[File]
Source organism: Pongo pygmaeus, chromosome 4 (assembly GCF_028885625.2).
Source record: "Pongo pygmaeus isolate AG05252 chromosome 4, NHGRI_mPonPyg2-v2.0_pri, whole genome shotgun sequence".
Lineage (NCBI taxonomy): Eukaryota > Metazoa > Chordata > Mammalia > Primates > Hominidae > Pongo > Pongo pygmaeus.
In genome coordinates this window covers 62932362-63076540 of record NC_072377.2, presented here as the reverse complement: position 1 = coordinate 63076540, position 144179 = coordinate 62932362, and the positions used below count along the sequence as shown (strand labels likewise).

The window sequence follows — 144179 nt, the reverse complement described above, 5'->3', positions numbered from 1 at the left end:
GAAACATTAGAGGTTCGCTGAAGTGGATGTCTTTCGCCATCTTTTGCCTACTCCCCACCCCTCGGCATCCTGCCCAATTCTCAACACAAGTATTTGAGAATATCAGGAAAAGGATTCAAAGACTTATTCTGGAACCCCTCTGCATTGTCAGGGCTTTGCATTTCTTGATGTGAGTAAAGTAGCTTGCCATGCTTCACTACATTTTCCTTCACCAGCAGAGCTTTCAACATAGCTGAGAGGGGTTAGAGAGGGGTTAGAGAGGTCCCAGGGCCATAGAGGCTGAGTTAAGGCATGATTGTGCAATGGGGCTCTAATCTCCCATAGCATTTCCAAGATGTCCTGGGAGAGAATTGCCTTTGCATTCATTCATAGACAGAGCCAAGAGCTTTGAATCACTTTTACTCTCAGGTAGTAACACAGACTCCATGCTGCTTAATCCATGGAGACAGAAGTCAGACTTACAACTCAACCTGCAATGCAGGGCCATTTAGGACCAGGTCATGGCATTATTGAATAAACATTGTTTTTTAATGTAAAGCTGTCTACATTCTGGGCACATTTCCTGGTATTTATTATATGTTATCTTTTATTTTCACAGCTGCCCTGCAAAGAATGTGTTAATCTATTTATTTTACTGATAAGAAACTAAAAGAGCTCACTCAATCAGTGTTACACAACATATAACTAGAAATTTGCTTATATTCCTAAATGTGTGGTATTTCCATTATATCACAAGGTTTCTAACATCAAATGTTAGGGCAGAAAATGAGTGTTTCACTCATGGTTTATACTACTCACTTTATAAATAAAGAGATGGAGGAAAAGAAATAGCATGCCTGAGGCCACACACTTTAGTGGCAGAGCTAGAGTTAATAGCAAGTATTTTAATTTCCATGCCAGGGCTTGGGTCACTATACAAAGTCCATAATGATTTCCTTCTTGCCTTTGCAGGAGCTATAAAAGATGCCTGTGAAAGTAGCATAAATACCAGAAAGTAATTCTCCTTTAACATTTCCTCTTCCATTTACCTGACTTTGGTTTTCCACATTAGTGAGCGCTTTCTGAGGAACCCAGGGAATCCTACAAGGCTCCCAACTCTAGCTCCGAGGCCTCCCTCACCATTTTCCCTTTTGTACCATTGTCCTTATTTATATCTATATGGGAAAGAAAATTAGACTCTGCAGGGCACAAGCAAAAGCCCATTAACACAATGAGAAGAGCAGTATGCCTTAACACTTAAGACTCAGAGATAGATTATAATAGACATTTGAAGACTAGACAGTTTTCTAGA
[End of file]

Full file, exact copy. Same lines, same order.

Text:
Source organism: Pongo pygmaeus, chromosome 4 (assembly GCF_028885625.2).
Source record: "Pongo pygmaeus isolate AG05252 chromosome 4, NHGRI_mPonPyg2-v2.0_pri, whole genome shotgun sequence".
Lineage (NCBI taxonomy): Eukaryota > Metazoa > Chordata > Mammalia > Primates > Hominidae > Pongo > Pongo pygmaeus.
In genome coordinates this window covers 62932362-63076540 of record NC_072377.2, presented here as the reverse complement: position 1 = coordinate 63076540, position 144179 = coordinate 62932362, and the positions used below count along the sequence as shown (strand labels likewise).

The window sequence follows — 144179 nt, the reverse complement described above, 5'->3', positions numbered from 1 at the left end:
GAAACATTAGAGGTTCGCTGAAGTGGATGTCTTTCGCCATCTTTTGCCTACTCCCCACCCCTCGGCATCCTGCCCAATTCTCAACACAAGTATTTGAGAATATCAGGAAAAGGATTCAAAGACTTATTCTGGAACCCCTCTGCATTGTCAGGGCTTTGCATTTCTTGATGTGAGTAAAGTAGCTTGCCATGCTTCACTACATTTTCCTTCACCAGCAGAGCTTTCAACATAGCTGAGAGGGGTTAGAGAGGGGTTAGAGAGGTCCCAGGGCCATAGAGGCTGAGTTAAGGCATGATTGTGCAATGGGGCTCTAATCTCCCATAGCATTTCCAAGATGTCCTGGGAGAGAATTGCCTTTGCATTCATTCATAGACAGAGCCAAGAGCTTTGAATCACTTTTACTCTCAGGTAGTAACACAGACTCCATGCTGCTTAATCCATGGAGACAGAAGTCAGACTTACAACTCAACCTGCAATGCAGGGCCATTTAGGACCAGGTCATGGCATTATTGAATAAACATTGTTTTTTAATGTAAAGCTGTCTACATTCTGGGCACATTTCCTGGTATTTATTATATGTTATCTTTTATTTTCACAGCTGCCCTGCAAAGAATGTGTTAATCTATTTATTTTACTGATAAGAAACTAAAAGAGCTCACTCAATCAGTGTTACACAACATATAACTAGAAATTTGCTTATATTCCTAAATGTGTGGTATTTCCATTATATCACAAGGTTTCTAACATCAAATGTTAGGGCAGAAAATGAGTGTTTCACTCATGGTTTATACTACTCACTTTATAAATAAAGAGATGGAGGAAAAGAAATAGCATGCCTGAGGCCACACACTTTAGTGGCAGAGCTAGAGTTAATAGCAAGTATTTTAATTTCCATGCCAGGGCTTGGGTCACTATACAAAGTCCATAATGATTTCCTTCTTGCCTTTGCAGGAGCTATAAAAGATGCCTGTGAAAGTAGCATAAATACCAGAAAGTAATTCTCCTTTAACATTTCCTCTTCCATTTACCTGACTTTGGTTTTCCACATTAGTGAGCGCTTTCTGAGGAACCCAGGGAATCCTACAAGGCTCCCAACTCTAGCTCCGAGGCCTCCCTCACCATTTTCCCTTTTGTACCATTGTCCTTATTTATATCTATATGGGAAAGAAAATTAGACTCTGCAGGGCACAAGCAAAAGCCCATTAACACAATGAGAAGAGCAGTATGCCTTAACACTTAAGACTCAGAGATAGATTATAATAGACATTTGAAGACTAGACAGTTTTCTAGA